If we are looking at producing our own grains in this bio-region, maize (field corn) is obviously one of the best suited for our particular conditions. Kevin and I are starting an experimental crop of Indian Flint Corn this season, in hopes of starting ourselves down the path of producing our own grains.
In preparation for producing and processing our own maize, we thought it would be a good idea to start practicing with some bought maize. It was amazingly difficult to find a source of New Zealand whole kernel maize for human consumption. Finally, through a friend, we found a way to get hold of some 50kg sacks of maize for a reasonable price. It wasn’t easy, but now we finally have 100kg of whole-kernel maize (a yellow dent variety) here on the Farmlet. 100kg is a lot of maize! Still, since the price of grain seems to be going nowhere but up these days, we figured we might do well to keep a little stockpile! We hope this supply will tide us over until we are producing enough maize of our own.
Maize is much more nutritious if it is “nixtamalized” (soaked and boiled in an alkali solution) before being eaten, so that is what we want to do. We are full of plans for trying to make our own posole, tamales, and grits.
I had a first try at nixtamalising some of the maize yesterday. As per the instructions in “The Encyclopedia of Country Living,” I soaked it in a baking soda solution and then boiled it for quite a while to loosen the skins. They came off much easier than the book said they would — but I think that was because I got distracted and left the pot boiling longer than I should have. Oops! It was good that the skins came off easily, but the kernels had become very fragile and some were rather falling to bits! We have a lot to learn about this matter! After a great deal of rinsing, I further boiled the resulting product. It tastes a lot like the posole (hominy) that we used to be able to buy in a tin in the USA, except it’s yellow rather than white, and the kernels are falling apart rather than staying intact. I don’t know why it failed to turn white as I believe it ought to. Perhaps the alkali solution wasn’t strong enough?? Is it because of the type of corn we’re using? Since the kernels haven’t turned white, I’m not sure if we can actually say that the corn has been nixtamalized successfully. This is all very perplexing! Still, we are going to try some of this corn product for dinner tonight — trying to eat it as a polenta/hominy-type hybrid. It seems like it will taste ok, even if further experimentation is still needed to get it just right. (I made a bunch of it, and am hoping it tastes good enough to merit freezing in meal-sized batches for “fast-food” dinners!)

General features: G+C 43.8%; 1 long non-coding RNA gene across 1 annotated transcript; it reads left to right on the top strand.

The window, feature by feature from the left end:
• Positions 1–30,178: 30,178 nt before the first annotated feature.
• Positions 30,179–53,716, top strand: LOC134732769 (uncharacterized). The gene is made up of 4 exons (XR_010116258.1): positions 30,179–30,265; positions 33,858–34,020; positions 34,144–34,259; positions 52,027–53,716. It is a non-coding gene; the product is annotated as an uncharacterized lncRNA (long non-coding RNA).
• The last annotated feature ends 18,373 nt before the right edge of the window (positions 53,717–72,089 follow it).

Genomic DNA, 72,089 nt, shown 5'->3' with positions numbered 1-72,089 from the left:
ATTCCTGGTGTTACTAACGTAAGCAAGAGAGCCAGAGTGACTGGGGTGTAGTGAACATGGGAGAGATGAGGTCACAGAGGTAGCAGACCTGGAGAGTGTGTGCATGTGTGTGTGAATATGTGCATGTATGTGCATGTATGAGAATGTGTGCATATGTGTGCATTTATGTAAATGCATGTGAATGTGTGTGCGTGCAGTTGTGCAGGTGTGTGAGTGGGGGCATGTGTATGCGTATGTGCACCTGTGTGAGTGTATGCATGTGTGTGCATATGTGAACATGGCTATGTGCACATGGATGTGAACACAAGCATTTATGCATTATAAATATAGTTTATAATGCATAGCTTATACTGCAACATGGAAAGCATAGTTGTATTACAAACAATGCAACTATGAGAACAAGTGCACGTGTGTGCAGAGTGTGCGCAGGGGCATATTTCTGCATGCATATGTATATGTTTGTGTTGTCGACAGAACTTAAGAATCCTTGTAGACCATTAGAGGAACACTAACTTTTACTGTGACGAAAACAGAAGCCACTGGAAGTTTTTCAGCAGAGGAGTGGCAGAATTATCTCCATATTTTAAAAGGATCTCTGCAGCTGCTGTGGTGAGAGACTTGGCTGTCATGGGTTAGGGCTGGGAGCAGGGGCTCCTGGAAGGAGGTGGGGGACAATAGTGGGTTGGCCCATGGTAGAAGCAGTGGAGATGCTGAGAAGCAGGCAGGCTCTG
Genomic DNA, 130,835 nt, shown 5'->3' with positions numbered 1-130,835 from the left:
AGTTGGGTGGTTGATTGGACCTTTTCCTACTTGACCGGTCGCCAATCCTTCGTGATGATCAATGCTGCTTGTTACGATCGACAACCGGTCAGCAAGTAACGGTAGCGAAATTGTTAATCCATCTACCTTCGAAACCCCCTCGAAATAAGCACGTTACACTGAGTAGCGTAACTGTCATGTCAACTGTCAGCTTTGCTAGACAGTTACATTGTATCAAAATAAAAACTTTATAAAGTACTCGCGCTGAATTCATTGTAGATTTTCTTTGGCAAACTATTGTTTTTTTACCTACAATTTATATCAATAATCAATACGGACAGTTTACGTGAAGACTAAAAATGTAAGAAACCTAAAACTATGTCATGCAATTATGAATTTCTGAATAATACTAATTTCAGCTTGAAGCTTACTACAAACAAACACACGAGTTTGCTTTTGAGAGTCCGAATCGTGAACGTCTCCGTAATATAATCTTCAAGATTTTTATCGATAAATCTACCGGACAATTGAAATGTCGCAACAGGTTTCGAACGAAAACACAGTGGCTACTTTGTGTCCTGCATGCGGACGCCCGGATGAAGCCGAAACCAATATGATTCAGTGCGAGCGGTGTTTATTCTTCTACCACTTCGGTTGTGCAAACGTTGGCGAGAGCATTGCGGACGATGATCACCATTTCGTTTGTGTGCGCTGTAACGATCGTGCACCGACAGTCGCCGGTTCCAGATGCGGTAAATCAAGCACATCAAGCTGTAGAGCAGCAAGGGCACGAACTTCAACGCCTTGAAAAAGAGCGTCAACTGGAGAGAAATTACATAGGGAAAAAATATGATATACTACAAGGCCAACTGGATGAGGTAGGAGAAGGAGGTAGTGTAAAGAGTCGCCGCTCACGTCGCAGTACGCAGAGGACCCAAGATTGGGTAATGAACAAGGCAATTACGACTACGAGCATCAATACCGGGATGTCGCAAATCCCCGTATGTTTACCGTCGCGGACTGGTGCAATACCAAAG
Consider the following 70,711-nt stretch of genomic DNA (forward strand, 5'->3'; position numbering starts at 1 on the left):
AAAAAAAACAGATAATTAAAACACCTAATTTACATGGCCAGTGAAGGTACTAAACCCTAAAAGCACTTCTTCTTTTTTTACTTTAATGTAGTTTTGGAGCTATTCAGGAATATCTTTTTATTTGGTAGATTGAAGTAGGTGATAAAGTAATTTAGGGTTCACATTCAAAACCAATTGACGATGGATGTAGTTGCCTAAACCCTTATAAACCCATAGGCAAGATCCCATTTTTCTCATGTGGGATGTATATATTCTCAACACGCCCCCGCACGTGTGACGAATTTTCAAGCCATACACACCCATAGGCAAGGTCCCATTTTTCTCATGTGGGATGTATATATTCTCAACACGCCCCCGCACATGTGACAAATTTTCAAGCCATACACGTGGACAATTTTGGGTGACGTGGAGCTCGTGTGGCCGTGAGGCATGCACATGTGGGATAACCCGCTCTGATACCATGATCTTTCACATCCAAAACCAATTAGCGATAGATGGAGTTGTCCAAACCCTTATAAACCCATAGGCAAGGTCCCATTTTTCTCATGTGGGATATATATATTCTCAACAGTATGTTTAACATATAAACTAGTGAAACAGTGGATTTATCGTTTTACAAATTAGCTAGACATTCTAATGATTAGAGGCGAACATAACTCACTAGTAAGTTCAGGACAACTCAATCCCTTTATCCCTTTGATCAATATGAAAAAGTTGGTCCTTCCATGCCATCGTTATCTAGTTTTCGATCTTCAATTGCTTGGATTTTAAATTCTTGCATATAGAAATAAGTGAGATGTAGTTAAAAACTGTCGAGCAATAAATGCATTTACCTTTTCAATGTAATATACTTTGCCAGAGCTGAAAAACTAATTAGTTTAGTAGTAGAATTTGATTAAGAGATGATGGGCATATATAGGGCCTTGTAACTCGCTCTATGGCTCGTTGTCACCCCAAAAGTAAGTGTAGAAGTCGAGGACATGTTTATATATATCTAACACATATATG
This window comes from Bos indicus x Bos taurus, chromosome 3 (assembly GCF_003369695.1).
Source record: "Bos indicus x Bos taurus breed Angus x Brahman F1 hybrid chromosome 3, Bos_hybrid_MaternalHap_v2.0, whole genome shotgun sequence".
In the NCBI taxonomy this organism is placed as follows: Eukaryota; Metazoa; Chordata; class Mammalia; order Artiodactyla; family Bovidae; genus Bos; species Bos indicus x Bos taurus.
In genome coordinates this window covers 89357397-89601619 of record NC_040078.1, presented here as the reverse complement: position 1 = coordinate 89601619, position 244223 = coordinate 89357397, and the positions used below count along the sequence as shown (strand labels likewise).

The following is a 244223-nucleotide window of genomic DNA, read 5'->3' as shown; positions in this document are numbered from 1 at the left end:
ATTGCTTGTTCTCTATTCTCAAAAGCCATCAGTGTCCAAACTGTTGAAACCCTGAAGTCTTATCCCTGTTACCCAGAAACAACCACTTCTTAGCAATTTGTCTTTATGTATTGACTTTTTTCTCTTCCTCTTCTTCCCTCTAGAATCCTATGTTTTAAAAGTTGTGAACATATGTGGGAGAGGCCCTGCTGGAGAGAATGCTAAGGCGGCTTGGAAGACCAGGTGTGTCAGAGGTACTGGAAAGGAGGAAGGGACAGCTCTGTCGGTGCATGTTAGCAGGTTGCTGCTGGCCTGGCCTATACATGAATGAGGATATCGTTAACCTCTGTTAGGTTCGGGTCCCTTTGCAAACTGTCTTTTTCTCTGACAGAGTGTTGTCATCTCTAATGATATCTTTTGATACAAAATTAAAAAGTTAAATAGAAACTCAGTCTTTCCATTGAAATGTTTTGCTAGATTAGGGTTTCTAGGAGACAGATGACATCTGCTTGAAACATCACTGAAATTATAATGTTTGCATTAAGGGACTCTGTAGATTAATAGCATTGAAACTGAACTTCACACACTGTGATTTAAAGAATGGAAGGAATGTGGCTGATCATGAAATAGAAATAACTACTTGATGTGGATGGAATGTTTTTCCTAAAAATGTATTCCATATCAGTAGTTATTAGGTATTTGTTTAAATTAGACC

Plans for further maize-preparation experiments:
*Try using lime water or lye (if I can find any lye around here) to soak the maize instead of baking soda.
*Try the cold-soak (no-boil) method mentioned in “The Encyclopedia of Country Living.” This takes a lot longer, but would be much more energy-efficient
*”Nourishing Traditions” gives a recipe where you first grind the maize, and then soak it in lime water before cooking. I’d like to grind some of the maize in our grain mill and see how this recipe works out as well.
We hope that with time and practice we’ll learn which methods of preparing the maize are easiest, tastiest, and most nutritious.
We had some of the corn mixture for dinner, cooked up with a little salt, butter and rapadura. We served it with beef chili and cheese, plus a green salad from the garden, and found it very tasty.